And you know, all the stuff I just mentioned kind of pisses me off to some degree as well, except for the Hulk Hogan thing. I think my biggest fanboy wig-out must have been when I watched Tim Burton’s Batman movie. I didn’t mind that Batman couldn’t move his head or that Alfred let Vicki Vale into The Batcave or that Commissioner Gordon was like a keystone cop. What I hated most was the killing, specifically the scene in which Batman drives the Batmobile into The Joker’s Smilex plant via remote control and drops a hubcap bomb, killing all his henchmen. Batman doesn’t fucking kill people, Tim Burton!!! That’s just missing the whole damn point of the character! Man, that pissed me off to no end. I was ranting in the movie theater parking lot afterwards.
But that was it. I’m not going to boycott a company or start a petition or an Anti-Ice Skating Batman Club or personally insult those involved or flame anybody that disagrees with me. Why?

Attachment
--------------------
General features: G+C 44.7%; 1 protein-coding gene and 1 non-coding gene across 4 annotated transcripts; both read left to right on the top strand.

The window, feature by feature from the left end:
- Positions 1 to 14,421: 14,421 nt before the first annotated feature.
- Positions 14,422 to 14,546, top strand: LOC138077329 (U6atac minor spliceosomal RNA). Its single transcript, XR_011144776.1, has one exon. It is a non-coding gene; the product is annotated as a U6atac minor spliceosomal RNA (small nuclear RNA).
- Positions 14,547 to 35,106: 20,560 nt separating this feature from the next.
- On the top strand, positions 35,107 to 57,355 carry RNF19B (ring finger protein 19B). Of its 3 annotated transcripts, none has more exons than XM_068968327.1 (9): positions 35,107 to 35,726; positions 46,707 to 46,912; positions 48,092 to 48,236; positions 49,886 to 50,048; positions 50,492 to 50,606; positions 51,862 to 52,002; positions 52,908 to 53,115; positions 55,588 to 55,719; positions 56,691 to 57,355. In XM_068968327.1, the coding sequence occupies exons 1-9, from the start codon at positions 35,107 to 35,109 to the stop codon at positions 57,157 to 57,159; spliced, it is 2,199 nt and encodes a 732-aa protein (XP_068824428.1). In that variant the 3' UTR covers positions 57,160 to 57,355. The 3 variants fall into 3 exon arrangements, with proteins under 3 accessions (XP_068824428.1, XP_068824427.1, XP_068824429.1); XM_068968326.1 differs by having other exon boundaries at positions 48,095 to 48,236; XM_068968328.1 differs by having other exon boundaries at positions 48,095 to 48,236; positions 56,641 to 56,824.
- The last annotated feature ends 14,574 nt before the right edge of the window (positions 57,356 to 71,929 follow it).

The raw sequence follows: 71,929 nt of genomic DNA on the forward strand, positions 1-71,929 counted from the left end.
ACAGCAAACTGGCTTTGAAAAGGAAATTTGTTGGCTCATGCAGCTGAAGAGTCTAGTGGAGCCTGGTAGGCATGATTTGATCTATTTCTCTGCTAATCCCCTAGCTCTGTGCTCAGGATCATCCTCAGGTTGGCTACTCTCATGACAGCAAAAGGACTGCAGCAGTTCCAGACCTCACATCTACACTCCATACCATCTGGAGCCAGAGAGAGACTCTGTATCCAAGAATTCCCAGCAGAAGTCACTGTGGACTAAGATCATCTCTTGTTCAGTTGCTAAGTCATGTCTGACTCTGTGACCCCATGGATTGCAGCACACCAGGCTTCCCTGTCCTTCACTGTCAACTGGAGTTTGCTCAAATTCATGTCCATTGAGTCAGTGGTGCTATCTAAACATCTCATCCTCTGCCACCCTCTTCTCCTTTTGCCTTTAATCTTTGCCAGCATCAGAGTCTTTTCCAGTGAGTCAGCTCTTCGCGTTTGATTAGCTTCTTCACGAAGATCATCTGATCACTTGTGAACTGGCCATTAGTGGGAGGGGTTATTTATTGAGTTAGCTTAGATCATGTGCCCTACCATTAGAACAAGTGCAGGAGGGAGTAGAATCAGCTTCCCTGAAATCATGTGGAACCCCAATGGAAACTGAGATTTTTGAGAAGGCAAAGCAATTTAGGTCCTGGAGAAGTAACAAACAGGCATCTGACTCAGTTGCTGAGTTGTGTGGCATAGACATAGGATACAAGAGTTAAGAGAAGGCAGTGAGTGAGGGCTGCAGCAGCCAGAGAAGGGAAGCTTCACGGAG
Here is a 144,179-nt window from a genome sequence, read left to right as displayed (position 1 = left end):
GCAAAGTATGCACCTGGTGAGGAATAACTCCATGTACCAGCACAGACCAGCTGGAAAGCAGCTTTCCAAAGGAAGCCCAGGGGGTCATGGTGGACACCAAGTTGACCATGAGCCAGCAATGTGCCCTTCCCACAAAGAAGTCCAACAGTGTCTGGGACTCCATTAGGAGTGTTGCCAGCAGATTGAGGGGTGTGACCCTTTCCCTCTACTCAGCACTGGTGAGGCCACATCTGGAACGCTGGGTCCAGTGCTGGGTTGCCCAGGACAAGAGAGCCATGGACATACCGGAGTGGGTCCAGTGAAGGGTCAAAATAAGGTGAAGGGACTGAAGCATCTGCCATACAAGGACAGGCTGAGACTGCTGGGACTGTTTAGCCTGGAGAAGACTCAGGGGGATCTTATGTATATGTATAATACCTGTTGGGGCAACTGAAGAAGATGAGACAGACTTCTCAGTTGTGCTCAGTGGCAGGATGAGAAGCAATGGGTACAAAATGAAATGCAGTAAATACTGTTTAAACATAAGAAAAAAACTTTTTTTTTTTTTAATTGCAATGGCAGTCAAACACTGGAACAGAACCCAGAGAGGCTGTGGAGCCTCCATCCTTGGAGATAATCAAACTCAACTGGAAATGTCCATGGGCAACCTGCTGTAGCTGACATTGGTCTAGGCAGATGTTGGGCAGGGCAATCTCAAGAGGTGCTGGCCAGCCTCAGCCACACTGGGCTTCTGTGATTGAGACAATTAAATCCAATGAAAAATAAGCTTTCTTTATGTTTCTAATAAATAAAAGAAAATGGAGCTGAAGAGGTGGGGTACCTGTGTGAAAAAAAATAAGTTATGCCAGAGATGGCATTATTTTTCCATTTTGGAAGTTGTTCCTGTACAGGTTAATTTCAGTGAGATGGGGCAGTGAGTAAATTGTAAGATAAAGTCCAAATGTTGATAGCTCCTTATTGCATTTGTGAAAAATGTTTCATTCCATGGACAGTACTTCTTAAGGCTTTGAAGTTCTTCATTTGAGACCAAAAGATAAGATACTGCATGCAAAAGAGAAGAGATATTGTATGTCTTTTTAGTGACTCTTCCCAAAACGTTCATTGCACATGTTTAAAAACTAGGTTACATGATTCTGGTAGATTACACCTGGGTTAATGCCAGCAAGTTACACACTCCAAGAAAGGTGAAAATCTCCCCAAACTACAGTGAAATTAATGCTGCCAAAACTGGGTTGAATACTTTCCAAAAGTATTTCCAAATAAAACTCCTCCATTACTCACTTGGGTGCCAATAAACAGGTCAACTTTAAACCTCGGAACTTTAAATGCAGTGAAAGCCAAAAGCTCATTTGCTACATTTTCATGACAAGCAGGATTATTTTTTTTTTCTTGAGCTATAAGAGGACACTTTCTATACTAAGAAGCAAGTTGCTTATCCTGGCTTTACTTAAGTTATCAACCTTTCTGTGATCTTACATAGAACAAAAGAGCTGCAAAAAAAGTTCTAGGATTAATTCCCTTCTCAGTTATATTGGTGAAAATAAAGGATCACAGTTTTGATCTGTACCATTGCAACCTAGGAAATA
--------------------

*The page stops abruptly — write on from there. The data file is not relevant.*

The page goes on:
Because it’s not my character. Sadly, I don’t own Batman.
Sure, I have a metric assload of Batman comics and more than a few toys and I’ve seen all the movies and own the Animated Series and I would consider myself a fan. I happen to think Batman is cool and I feel a certain connection to the character. In my mind, the classic model of Batman would be the Marshall Rodgers version mixed with the Neal Adams version. That’s what I read when I grew up, and for me Batman will always have a blue cape and cowl and that bright yellow emblem on his chest. That is Batman.